Exercise Tempo, Reps, & Range of Motion For Women

by Phil Beckett

One of the most significant elements for a woman's fitness program and one that has a big effect on your success or failure is tempo or lifting speed of the weights you are using.

Lifting tempo plays a key part in the prevention of injury as well as strength and muscle increase.

A fast lifting speed or tempo during your fitness program will produce momentum and doesn't encourage blood flow to the muscle you're using.

A slow lifting speed or tempo creates less momentum and will force your muscles to do the work. A slow tempo requires a concentration of muscle power throughout the entire range-of-motion.

When you lift weights (which is a critical part of a womans fitness program) and in every weight training exercise in your fitness program there are two different parts to each repetition of every set performed.

The first part, the concentric contraction, more normally referred to as the "positive" phase of the repetition is the part where the muscle is actually priming itself for the main resistance in the second part of the lift.

As an example the lifting motion of the bicep curl, from the beginning where your arms are hanging straight down to the point where the weight is lifted up is the concentric contraction or "positive" part of the lift.

The second part is the eccentric contraction, more normally referred to as the "negative" phase of the repetition.

This is the part with maximum resistance, because you are returning the weight from the end of the positive phase back to the beginning, which causes your muscles to work at their maximum capacity.

Thereby creating a situation for greater success.

Using the bicep curl as an example again, this is where you let the weight come back slowly and controlled to the beginning position, with your arms extended straight down again.

The eccentric contraction or "negative" phase of the lift is more important to the success of your specific women's fitness program than the "positive" phase.

The eccentric contraction or "negative" phase, lowering the weight to the starting position with resistance on every exercise, is very important because this is when the micro trauma is caused to your muscles, which causes your muscles to build even stronger while resting.

Whatever the actual lifting speed or tempo you're using always remember to return to the starting position slower for each and every weightlifting exercise.

If you notice that the weight is so heavy that you can't return it to the starting position in complete control then reduce the weight so you can do the eccentric contraction properly.

Woman's Fitness Program & Range of Motion:

In order for you to succeed with your fitness plan you must perform each and every exercise through a full range of motion.

Full range exercise movements are beneficial for helping to strengthen and develop all of the muscles being incorporated to perform the actual lift.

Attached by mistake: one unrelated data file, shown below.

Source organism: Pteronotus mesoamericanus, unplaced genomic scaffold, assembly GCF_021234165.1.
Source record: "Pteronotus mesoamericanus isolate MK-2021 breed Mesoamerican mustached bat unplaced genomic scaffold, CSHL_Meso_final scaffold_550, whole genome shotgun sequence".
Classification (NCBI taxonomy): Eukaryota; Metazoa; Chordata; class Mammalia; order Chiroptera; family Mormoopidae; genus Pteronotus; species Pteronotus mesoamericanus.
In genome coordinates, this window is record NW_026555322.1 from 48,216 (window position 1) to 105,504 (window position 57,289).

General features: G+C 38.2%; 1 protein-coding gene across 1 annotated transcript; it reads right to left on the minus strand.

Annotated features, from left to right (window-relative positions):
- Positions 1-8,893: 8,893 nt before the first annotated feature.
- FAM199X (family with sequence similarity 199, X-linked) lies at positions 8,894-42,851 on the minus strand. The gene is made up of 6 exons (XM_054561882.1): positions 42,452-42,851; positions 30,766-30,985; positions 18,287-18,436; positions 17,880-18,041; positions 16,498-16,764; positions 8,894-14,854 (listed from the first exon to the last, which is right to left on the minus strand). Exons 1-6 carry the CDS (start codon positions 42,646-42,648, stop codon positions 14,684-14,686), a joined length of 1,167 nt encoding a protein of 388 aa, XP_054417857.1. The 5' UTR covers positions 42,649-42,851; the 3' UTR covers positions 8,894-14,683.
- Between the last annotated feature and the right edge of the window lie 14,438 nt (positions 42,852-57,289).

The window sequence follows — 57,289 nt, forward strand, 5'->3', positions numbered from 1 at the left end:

Lifting throughout a full range of motion is also valuable for stretching the muscles that are opposite to the ones actually doing the work.

As an example, when performing a biceps curl the opposite muscle is the triceps.

In addition, working all your muscles in the full range of motion improves both muscle strength and joint flexibility.

Resistance Training In Relation To Repetition Quantity:

In order to succeed with your fitness plan you need to understand the relationship between resistance exercise and the number of repetitions you perform per exercise.

When you use resistance training ( weight lifting ) as part of your over-all women's fitness program, you will often exercise to the point of muscle fatigue.

Most women can complete about 8 repetitions with 85 percent of the maximum weight you can lift one time, using proper lifting technique.

The best way to determine how much weight you should use on each lift is to start by taking your best cautious estimate. After you have warmed up by using a light weight for 12 or 20 reps, choose a weight for your next set that will challenge you for your goal number of repetitions.

It's simple to do and you will have all of your weights set for your exercises after your first exercise session.

It is important that the weight you're using for all exercises will challenge you.

Always keep an exercise journal and record all the weights you use on each exercise of your fitness program, so that when you do the same exercise at another workout you know what weight to use on each exercise set right from the start.

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About the Author

Phil Beckett is the author of The New Women's Guide To Successful Weight Loss & Fitness. He's helped thousands of women with their weight loss & fitness goals over the past 14 years. Visit http://www.womens-health-fitness.com to contact Phil

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